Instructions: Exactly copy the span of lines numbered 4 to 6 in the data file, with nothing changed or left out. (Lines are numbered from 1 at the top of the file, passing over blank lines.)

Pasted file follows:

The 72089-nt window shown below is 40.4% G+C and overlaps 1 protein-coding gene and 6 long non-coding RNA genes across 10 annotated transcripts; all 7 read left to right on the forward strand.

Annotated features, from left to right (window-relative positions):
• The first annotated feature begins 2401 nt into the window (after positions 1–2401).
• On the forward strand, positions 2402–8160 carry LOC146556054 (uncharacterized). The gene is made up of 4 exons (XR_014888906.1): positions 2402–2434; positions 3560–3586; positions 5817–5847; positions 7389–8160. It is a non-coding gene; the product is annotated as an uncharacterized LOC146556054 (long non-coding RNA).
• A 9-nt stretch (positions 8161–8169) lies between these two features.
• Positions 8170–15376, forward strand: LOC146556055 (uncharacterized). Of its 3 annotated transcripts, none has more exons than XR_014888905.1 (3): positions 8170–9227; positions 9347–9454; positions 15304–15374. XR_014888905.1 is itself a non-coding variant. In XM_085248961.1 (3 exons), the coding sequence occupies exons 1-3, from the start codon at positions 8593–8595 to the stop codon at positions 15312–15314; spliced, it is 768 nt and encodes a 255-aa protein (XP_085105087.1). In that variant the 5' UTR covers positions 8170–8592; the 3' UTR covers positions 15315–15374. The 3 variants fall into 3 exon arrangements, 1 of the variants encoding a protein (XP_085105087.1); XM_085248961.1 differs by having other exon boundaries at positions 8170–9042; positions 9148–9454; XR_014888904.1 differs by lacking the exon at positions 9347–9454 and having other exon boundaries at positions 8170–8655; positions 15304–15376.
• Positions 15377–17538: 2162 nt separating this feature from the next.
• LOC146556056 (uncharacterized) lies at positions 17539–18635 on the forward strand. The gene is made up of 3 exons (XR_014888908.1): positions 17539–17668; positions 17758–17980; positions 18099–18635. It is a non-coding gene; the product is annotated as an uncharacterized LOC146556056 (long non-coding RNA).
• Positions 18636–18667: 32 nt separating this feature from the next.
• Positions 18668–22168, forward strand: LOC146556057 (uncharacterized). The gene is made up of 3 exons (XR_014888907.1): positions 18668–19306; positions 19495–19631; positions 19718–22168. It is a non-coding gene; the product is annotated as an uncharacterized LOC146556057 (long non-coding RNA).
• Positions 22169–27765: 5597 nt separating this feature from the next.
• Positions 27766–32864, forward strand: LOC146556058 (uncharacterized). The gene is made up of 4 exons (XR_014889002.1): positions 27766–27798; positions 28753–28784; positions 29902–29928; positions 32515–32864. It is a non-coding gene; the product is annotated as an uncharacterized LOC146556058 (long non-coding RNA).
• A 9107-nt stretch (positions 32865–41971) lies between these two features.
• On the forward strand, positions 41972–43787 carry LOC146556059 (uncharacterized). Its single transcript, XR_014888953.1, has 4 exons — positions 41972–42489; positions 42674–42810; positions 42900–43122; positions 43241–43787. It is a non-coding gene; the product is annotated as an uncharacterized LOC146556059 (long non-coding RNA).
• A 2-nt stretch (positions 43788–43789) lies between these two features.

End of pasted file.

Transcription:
• On the forward strand, positions 2402–8160 carry LOC146556054 (uncharacterized). The gene is made up of 4 exons (XR_014888906.1): positions 2402–2434; positions 3560–3586; positions 5817–5847; positions 7389–8160. It is a non-coding gene; the product is annotated as an uncharacterized LOC146556054 (long non-coding RNA).
• A 9-nt stretch (positions 8161–8169) lies between these two features.
• Positions 8170–15376, forward strand: LOC146556055 (uncharacterized). Of its 3 annotated transcripts, none has more exons than XR_014888905.1 (3): positions 8170–9227; positions 9347–9454; positions 15304–15374. XR_014888905.1 is itself a non-coding variant. In XM_085248961.1 (3 exons), the coding sequence occupies exons 1-3, from the start codon at positions 8593–8595 to the stop codon at positions 15312–15314; spliced, it is 768 nt and encodes a 255-aa protein (XP_085105087.1). In that variant the 5' UTR covers positions 8170–8592; the 3' UTR covers positions 15315–15374. The 3 variants fall into 3 exon arrangements, 1 of the variants encoding a protein (XP_085105087.1); XM_085248961.1 differs by having other exon boundaries at positions 8170–9042; positions 9148–9454; XR_014888904.1 differs by lacking the exon at positions 9347–9454 and having other exon boundaries at positions 8170–8655; positions 15304–15376.